Film Scouts Diaries

1995 Venice Film Festival Diaries
Venice Diary - Day 5

by Daniele Heymann

Shown in competition, Marco Tullio Giordano's "Pasolini, Un Delitto Italiano" ("Pasolini, an Italian Crime") has had a greater impact than any "festival movie", however exceptional. In fact, the film, which was slated for the last Cannes Festival but turned down the out-of-competition slot it was offered, is exceptional only by its subject. It is a fair "docu-drama" on the fatal night of November 2, 1975, when writer-poet-director Pier Paolo Pasolini met with his death.

Mixing official documents (including an almost unwatchable autopsy photograph of Pasolini's corpse), testimonies and re-enactments ("dramatized"--as if they needed to be-- by Ennio Morricone's score), the film shows a young Bernardo Bertolucci passionately defending Pasolini's memory, and writer Alberto Moravia at the funeral, his face distorted with pain.

As Moravia wrote two days later, on November 4, 1975, "[Pasolini] had reconstituted this still foggy and shapeless mass violence from a certain speech pattern, a certain cockiness, a certain attire, a certain attitude; but he'd never seen it face to face, crystal-clear. He guessed it as one guesses a silhouette in the dark; but it was a violence he had not yet suffered from nor even had first-hand knowledge of. In a famous poem, [French poet] Rimbaud writes that he 'guessed the dawn by a hundred clues', yet without seeing it wholly, 'with its immense body, till the end'. The sentence applies to Pasolini's violence as much as it does to Rimbaud's dawn: Pasolini caught a glimpse of its 'immense body' only at the very last moment, when it was too late."

Before the screening, the film's best Public relation agent was its director. He was 25 when Pasolini was slaughtered on an empty lot in a suburb of Rome. In 1980, he made his first film about him, "Maledetti Vi Amero" ("You, The Cursed, I Will Love You!"). "Fourteen years after that film," Giordano says, "I asked myself if it were still possible, I won't say to find out the truth but at least to know why the truth was never unveiled and probably will never be. If our institutions remain silent because of some inscrutable design, fatalism, entropy, because they are adrift, or because of connivance. And if the institutions compose a magma agitated by opposite pulsions, jealousies, rivalries, gang wars. And if it isn't obvious and for everyone to see today -- and therefore no longer acceptable-- what Pasolini tirelessly proclaimed when he was one of the very few, if not the only one, to see and to know. And maybe, having the decay of that unchanged ruling class finally become of public dominion, it might be easier to re-establish --with what delay!-- the trace of a logic there where arbitration, folly and mystery so arrogantly reigned."

The film received an enthusiastic response from both audiences and critics. The strangest was yet to come. First, Giulio Andreotti--senator for life, former leader of the powerful Christian Democratic Party and Prime Minister at the time Pasolini was killed--confessed that "[his] rejection of homosexuality" had then prevented him to fully gauge the importance of Pasolini the artist, and even, perhaps, of Pasolini the man whose socio-political stands were sometimes unexpectedly close to his Party's! One may smile at such belated remorse.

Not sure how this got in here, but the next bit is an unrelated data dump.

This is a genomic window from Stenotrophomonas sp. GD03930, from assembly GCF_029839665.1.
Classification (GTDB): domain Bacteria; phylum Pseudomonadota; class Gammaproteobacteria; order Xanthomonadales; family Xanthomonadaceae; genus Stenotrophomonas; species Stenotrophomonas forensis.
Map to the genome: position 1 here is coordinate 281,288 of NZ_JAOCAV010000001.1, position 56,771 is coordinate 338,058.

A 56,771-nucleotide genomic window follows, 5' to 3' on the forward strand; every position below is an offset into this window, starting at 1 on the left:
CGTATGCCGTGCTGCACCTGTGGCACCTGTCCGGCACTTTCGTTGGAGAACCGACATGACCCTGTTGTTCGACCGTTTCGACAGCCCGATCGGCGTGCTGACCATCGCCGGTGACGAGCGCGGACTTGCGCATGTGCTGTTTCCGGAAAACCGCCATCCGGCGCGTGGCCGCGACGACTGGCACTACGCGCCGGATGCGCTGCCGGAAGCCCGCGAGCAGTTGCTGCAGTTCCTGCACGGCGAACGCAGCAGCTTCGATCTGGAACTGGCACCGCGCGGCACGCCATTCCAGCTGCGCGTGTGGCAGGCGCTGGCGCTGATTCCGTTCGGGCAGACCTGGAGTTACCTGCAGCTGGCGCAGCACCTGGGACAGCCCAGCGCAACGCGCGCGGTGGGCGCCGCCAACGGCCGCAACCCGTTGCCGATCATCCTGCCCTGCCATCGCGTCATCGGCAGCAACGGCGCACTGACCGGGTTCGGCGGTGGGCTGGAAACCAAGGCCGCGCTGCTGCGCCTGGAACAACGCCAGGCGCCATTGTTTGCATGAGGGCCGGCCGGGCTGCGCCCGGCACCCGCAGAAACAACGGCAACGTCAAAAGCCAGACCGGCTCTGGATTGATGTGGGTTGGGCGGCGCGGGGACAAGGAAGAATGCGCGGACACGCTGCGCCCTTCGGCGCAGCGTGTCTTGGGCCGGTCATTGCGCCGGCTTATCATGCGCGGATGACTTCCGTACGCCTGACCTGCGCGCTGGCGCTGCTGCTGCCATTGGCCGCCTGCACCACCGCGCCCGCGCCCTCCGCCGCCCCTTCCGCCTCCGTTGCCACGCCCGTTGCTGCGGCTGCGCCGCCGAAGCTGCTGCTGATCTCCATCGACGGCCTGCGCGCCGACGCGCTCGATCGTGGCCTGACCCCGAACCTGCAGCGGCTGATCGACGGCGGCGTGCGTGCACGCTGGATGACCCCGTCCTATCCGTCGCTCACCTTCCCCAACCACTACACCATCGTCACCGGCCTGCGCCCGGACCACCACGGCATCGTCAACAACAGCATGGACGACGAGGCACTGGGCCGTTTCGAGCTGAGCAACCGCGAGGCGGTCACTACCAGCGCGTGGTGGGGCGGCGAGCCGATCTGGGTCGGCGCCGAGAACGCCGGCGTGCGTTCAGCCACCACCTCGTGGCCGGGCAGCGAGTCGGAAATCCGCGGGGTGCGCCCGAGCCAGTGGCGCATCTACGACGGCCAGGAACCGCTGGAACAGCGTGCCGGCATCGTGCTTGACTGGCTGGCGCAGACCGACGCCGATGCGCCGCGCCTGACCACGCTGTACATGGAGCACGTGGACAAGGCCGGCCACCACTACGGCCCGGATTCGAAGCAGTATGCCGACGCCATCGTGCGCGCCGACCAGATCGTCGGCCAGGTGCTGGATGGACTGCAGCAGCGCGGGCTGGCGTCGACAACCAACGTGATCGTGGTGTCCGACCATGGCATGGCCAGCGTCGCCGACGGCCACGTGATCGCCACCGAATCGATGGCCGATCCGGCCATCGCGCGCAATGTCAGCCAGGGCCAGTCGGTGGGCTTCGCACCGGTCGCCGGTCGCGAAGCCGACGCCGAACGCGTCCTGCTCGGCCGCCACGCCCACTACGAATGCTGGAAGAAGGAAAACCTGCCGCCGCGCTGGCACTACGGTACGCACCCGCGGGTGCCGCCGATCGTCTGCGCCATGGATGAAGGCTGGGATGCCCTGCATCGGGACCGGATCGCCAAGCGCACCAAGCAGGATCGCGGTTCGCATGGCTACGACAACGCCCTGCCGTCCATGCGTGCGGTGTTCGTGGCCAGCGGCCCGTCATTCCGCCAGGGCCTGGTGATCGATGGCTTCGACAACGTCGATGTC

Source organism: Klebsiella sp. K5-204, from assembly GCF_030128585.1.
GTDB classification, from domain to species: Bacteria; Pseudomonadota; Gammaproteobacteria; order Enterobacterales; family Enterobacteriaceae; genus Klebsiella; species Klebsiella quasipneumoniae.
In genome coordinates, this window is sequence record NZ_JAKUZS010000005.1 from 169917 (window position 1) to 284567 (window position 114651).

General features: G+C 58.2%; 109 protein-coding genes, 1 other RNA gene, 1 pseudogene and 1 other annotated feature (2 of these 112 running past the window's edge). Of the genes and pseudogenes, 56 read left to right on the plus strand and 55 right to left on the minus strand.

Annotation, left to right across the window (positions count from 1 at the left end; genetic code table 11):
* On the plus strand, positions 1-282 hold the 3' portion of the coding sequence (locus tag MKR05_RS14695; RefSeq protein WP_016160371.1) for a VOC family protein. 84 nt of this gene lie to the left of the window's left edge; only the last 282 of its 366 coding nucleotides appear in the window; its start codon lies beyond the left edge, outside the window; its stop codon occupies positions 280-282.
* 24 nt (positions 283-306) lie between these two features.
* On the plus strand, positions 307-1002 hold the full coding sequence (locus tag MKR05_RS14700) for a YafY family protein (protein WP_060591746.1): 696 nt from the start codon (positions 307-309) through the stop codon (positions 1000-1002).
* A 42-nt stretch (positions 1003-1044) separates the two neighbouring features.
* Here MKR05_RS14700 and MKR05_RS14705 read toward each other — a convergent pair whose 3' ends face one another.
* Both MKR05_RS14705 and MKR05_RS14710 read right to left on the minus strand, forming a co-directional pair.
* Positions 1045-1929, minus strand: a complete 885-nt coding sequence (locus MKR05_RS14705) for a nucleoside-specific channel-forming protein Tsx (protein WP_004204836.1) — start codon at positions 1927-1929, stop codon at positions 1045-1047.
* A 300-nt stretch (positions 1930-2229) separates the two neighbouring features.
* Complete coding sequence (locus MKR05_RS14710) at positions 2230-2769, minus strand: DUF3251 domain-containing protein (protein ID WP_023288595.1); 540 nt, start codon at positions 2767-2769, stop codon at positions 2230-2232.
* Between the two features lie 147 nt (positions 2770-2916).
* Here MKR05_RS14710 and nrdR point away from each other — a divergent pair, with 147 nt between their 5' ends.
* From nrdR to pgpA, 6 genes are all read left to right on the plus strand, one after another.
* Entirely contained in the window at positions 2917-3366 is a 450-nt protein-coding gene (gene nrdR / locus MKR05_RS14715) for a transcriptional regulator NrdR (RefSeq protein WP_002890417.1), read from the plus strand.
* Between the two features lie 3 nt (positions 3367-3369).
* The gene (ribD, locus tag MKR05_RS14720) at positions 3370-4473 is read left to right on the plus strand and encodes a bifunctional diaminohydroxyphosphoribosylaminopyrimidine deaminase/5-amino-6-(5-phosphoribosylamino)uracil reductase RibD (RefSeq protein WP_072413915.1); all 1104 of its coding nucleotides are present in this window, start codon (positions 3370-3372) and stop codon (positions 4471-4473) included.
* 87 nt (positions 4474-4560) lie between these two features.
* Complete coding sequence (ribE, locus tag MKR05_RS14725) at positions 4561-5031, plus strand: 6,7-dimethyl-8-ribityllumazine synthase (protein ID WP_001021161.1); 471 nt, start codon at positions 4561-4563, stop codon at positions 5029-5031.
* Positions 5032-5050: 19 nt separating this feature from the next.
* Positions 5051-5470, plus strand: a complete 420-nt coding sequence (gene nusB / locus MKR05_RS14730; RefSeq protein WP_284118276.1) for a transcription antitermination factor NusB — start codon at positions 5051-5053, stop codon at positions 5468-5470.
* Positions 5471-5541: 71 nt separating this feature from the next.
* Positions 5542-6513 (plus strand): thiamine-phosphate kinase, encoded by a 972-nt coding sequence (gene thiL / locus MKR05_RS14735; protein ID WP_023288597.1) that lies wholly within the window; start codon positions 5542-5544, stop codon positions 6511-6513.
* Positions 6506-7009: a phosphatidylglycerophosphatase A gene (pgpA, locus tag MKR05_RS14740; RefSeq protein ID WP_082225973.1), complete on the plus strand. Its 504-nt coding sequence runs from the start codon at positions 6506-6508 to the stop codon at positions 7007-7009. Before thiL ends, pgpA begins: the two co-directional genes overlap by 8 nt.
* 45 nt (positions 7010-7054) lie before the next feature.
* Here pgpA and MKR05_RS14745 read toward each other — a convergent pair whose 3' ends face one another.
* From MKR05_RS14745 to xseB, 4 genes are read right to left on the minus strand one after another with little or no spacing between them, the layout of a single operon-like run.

More important--more extraordinary--is the immediate consequence Giordano's film has had on Pasolini-the-case. Since the film was shown, Pasolini's lawyers have asked for the reopening of the investigation. It's the fourth time since 1975 that such a request has been made; for the first time it might lead to a new trial. One of the two new witnesses that make a surprising (to say the least) appearance in the film, is the now retired "carabiniere" (cop) who stated on television that the crime had been committed by a party of four and not by Pini Pelosi alone (although he was the sole "designated" culprit). He himself had heard the other participants confess to their role in the murder, but because Pasolini was "a rather disturbing character", no one, at the time, had bothered (or wanted) to write down his testimony.

Too far from cinema? Not really when one knows--or hopes-- that cinema is life. It certainly was for Jacques Demy, who directed such enchantingly romantic musicals as "The Umbrellas of Cherbourg" and "Les Demoiselles de Rochefort" (both starring Catherine Deneuve). Since Demy died, in 1990, his wife Agnes Varda --herself a director, often considered as the New Wave's mother (or oldest sister)-- has dedicated three films to his memory. "The World of Jacques Demy" is the third and last panel of that joyful, tender, affectionate tribute to a man and his work.

Among the many precious documents and fascinating testimonies, one proves irresistible. In 1968, after "The Umbrellas of Cherbourg" became a hit Stateside, Hollywood started courting Demy. He went to California and started preparing a film called "Model Shop" which, after its release --as Demy recalls with a smile tinged with irony and melancholy-- was nicknamed "Model Flop". Searching for a young romantic lead, Demy auditioned several unknowns. One of them in particular appealed to him. Filmed by Varda (who conducted the screen-tests), we see the young man smile, talk, walk, sit down, stand up, move. He is tall, shy, a tad clumsy, and quite charming with his exquisite little scar below his lower lip. Demy decided to hire him. Columbia Pictures turned him down. The reason: "The kid has no future whatsoever in films." That "kid's" name was, and still is, Harrison Ford...

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